And then there were nine.

So much has already happened after Day 1 at the 2011 Men’s Visa Championships.  The two expected to battle for the all-around title do hold the top two spots, with Leyva leading Horton by a slightly larger margin than most anticipated.  Some of the most spectacular gymnastics in the world was on display by several of the world team contenders, particularly on floor, vault, and high bar.  And quite a few world team contenders likely said goodbye to their chances for Tokyo tonight with some major mistakes on key events, like pommel horse.


Although some drastic events in this Friday’s finals could always change things, here are the nine gymnasts I believe are still in contention for the world team at this point:


Danell Leyva. Leyva absolutely rose to the occasion and cemented himself as the favorite for the national title with possibly the best meet of his career.  A stunning 92.5 all-around with a 2.1 lead over Horton, including huge scores on p-bars (16.2) and high bar (16.9), not to mention improved scores on floor (14.95) and pommel horse (14.25 even with a small mistake).  He couldn’t have possibly asked for a better Day 1, and this meet is now his to lose.


Jonathan Horton. He did fall on pommel horse (12.7), but he performed far better than he has in his most recent international competitions.  Perhaps the biggest victory of the day was landing his Dragulescu (handspring double-front half on vault) for the first time ever in competition.  Breaking the 90-mark (90.4) with a missed routine is also a huge statement that he is still a world medal contender in the all-around.


Steven Legendre. What a statement!  This was perhaps the best meet of Legendre’s career as well, as he not only put up huge numbers on floor (15.95) and vault (16.7), but he continues to show he is a great all-arounder.  He’d be even more valuable if he could put up a 15+ score on a third event, but he’s a strong backup on several events and is looking more confident than ever.


John Orozco. This 18-year-old just made things very interesting.  He’ll really need to hit pommel horse tomorrow to really cement his role on the team, but he tied for the highest D-score on the event (6.7) and still scored a 13.95 with a fall. Overall this was a huge success for this young gymnast in his first all-around meet since tearing his Achilles a year ago.  He demonstrated the potential to be used by the U.S. team not only on pommel horse, but also on rings, p-bars, and high bar.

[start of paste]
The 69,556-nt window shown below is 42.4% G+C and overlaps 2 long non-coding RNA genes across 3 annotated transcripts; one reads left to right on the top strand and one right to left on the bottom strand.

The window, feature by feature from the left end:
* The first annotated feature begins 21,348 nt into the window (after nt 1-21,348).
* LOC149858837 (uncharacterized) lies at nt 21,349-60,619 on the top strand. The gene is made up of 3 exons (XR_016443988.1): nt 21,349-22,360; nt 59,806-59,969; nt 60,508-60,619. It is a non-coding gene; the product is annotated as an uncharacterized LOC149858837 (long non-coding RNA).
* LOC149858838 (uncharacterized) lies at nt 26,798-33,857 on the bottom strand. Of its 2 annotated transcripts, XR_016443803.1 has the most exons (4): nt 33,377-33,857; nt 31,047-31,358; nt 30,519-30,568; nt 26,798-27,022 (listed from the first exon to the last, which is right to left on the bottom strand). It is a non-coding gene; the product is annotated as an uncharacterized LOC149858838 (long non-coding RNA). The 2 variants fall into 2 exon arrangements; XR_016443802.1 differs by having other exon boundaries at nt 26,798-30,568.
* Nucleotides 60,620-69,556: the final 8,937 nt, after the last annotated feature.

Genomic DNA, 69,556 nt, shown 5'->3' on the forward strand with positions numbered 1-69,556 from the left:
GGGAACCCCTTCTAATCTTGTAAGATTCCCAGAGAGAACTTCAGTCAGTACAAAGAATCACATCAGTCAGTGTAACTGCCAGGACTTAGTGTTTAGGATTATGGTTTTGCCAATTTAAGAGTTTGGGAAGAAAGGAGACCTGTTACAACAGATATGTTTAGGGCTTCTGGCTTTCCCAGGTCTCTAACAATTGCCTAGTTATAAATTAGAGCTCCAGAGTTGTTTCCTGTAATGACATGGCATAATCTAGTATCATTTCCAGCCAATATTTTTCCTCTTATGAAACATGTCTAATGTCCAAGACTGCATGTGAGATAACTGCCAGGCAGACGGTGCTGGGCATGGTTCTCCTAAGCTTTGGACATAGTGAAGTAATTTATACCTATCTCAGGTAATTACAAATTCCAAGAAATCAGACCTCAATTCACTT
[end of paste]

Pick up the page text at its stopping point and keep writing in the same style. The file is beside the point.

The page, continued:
Chris Brooks. Probably one of the most pleasant surprises of the entire competition.  Most of us didn’t quite know what to expect from this talented trickster, but he showed that being out of competition for nearly a year hasn’t affected his confidence one bit.  His p-bars and high bar are still top notch, he threw a Dragulescu on vault (unfortunately fell backwards), and a solid 14.05 on pommel horse won’t hurt his chances at all.  Huge success for Brooks, although he may be fighting with John Orozco for a spot on the world team.


Jake Dalton. Very interesting story developing between him and teammate Legendre.  Legendre outscored him in the all-around, but Dalton narrowly edged him again on the events where they both would be used – floor and vault.  Does Dalton’s 11.0 on pommel horse even matter at all?  I honestly don’t think so.  The question may be whether there is a way both he and Legendre can be used on the same world team…I think this might end up happening.


Alex Naddour. I think he may have just stamped his ticket to Tokyo with his fantastic 15.4 on pommel horse and the top score on this absolutely critical event.  He has now hit this routine in multiple national and international competitions and has established himself as America’s most reliable pommel horse swinger.  He doesn’t bring much else to the table at this point, but someone has to fill this role, and I’d say it looks like it’s going to be him.


Brandon Wynn. He certainly didn’t have the all-around competition he had last year, but he still posted the top rings score with a convincing 15.75, which was 0.45 ahead of second place Horton.  As we don’t really have a lot of strong backup on this event among our top guys, this creates an interesting dilemma for the selection committee.


Ty Echard. Perhaps more of an outside shot, but he’s got a beautiful body line and pencil-straight swing on pommel horse, and he hit a strong 15.0 (2nd place) amidst a huge fall-fest on the U.S.’s weakest event.  Naddour certainly has the advantage over him due to more international experience and a higher score tonight, but Echard will at least have to be considered given the team has virtually no scores to fall back on here.


My predictions for the world team at this point:

(world team finals routines in parentheses)


Danell Leyva  (PH, PB, HB)

Jonathan Horton (FX, SR, V, PB, HB)

Alex Naddour (PH)

John Orozco (PH, SR, PB, HB)

Steven Legendre (FX, V)

Jake Dalton (FX, SR, V)


Alternates: Chris Brooks and Brandon Wynn